Browsing: Food and Agriculture Organization

The loss of biodiversity, particularly plant genetic variety, has decreased dramatically posing a risk to farmers and threatening food security. 

According to the Food and Agriculture Organization (FAO), about 75 per cent of plant genetic variety has been lost since the 1900s. As a result of this loss, humans have less variety in the foods they can eat today and if nothing is done to stop the decline, we can only expect worse in the years to come. 

Kenya, East Africa’s investment hub is our country of focus since everything that could go wrong in food security is already a snowball gathe...

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A data collection and analysis initiative led by the Food and Agriculture Organization of the United Nations (FAO) and the African Union Commission (AUC) has revealed 7 billion trees outside forests for the first time, among other findings. The survey is the first consistent land use representation of the continent and discloses more forests and more arable lands than were previously detected.

FAO and the AUC presented the findings today of the Africa Open DEAL (Data for Environment, Agriculture and Land) initiative which has made Africa the first continent to complete the collection of accurate, comprehensive, and harmonized digital land use and land-use change data. It provides a detailed snapshot of the continent, captured through more than 300 000 sampling points between 2018 and 2020.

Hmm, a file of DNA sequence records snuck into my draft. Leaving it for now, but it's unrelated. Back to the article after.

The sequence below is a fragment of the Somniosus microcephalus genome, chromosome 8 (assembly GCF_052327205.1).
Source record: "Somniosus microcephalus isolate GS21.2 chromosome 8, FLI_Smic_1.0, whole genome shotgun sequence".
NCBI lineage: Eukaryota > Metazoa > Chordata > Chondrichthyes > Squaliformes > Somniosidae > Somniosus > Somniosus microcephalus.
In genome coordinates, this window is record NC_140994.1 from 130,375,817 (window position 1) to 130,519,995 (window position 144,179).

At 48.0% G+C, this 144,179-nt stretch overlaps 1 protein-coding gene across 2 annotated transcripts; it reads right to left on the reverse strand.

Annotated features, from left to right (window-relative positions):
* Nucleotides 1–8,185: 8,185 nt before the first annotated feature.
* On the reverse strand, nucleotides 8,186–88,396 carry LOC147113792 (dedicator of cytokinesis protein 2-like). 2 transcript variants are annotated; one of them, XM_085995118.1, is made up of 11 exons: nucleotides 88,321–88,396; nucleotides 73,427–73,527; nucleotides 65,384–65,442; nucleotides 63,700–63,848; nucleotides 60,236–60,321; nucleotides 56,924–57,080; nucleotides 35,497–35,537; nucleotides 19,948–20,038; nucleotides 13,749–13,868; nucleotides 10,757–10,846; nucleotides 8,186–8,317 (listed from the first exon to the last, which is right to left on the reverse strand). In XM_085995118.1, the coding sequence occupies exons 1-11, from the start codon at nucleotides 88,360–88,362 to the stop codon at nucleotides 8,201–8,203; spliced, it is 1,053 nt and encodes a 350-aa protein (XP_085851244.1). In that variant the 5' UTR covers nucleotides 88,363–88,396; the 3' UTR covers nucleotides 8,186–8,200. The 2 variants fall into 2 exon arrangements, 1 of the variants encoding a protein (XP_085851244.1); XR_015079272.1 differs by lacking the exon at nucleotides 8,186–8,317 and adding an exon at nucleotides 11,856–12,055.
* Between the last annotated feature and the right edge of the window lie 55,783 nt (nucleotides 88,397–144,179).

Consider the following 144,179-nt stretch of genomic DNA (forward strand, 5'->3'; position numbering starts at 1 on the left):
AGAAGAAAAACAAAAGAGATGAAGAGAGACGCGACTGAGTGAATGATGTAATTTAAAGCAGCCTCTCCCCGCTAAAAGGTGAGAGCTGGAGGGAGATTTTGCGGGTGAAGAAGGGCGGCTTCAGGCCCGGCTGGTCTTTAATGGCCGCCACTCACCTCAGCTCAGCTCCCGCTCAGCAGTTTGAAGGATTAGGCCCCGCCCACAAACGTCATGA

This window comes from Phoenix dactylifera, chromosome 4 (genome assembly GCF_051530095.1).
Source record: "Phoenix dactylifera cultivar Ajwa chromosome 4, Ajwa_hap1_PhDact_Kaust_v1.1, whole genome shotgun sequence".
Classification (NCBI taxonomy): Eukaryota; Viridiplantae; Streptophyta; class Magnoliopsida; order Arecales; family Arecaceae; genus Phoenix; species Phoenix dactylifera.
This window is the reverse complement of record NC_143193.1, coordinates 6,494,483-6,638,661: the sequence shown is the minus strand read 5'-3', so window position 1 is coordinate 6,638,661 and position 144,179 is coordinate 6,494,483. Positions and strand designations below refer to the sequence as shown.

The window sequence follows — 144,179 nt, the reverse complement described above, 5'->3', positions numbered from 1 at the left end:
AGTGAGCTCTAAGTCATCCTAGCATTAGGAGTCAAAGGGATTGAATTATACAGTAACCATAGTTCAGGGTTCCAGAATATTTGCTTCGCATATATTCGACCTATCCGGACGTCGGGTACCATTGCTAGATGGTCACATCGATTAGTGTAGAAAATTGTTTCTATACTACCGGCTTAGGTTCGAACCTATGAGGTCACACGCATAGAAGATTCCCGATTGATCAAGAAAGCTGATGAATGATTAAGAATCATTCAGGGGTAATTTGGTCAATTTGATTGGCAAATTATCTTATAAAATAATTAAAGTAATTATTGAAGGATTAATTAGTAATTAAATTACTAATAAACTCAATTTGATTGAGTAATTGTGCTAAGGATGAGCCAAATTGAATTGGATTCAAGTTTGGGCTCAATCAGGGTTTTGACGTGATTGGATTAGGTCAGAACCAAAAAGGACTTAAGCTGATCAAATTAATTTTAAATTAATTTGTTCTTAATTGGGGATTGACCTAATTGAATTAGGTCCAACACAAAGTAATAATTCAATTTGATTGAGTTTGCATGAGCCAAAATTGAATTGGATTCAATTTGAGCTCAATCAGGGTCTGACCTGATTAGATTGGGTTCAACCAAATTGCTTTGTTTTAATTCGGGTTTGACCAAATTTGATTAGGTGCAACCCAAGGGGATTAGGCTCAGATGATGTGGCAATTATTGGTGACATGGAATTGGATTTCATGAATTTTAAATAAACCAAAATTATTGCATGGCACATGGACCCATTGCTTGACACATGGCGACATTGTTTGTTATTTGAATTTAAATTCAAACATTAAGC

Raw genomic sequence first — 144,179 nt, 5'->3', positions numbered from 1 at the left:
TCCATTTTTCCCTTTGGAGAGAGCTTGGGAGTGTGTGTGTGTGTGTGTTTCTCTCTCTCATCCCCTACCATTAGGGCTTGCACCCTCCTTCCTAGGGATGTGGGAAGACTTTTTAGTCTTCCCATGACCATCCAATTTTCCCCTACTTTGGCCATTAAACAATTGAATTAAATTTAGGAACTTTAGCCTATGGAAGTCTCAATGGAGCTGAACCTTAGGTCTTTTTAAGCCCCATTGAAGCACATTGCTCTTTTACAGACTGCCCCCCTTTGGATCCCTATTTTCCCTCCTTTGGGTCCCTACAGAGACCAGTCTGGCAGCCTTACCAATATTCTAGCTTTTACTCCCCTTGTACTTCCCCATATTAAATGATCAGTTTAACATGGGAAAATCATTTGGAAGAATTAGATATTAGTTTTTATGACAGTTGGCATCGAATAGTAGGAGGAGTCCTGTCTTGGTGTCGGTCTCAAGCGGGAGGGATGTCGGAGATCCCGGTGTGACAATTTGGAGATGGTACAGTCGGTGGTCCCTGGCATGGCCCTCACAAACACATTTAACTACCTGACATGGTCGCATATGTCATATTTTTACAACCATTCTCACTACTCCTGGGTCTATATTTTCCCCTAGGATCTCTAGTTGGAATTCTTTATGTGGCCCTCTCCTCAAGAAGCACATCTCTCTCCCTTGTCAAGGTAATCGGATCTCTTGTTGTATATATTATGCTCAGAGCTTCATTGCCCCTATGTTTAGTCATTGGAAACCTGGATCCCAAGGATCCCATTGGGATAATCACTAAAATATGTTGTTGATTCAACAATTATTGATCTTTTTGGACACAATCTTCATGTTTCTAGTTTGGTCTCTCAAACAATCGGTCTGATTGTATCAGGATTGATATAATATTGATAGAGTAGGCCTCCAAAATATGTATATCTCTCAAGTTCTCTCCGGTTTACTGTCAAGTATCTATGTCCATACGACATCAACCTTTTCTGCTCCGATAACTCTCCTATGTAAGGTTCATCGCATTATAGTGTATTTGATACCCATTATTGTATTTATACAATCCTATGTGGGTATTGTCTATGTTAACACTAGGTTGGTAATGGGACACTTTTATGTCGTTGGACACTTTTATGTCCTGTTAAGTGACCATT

“The Africa DEAL shows that science and innovation can provide real solutions and that collaboration and pooling experience leads to the best results. It supports …

Of the 186.5 million people from around the world who cannot afford an energy-sufficient food diet, the vast majority are Africans.

This is according to a new report launched by the Food and Agriculture Organization of the United Nations (FAO), the UN Economic Commission for Africa (UNECA) and the African Union Commission (AUC).

Nutritious foods, such as fruits, vegetables and animal proteins, are relatively expensive when compared to staples such as cereals and starchy roots, and, the report argues, some of the reasons for this are systemic.

Evidence presented in the report shows that nearly three-quarters of the African population cannot afford a healthy diet of fruits, vegetable and animal proteins, and more than half cannot afford a nutrient-adequate diet, which provides a mix of carbohydrates, protein, fats, and essential vitamins and minerals to maintain basic health.

Even an energy-sufficient diet, which supplies a bare minimum of energy and little …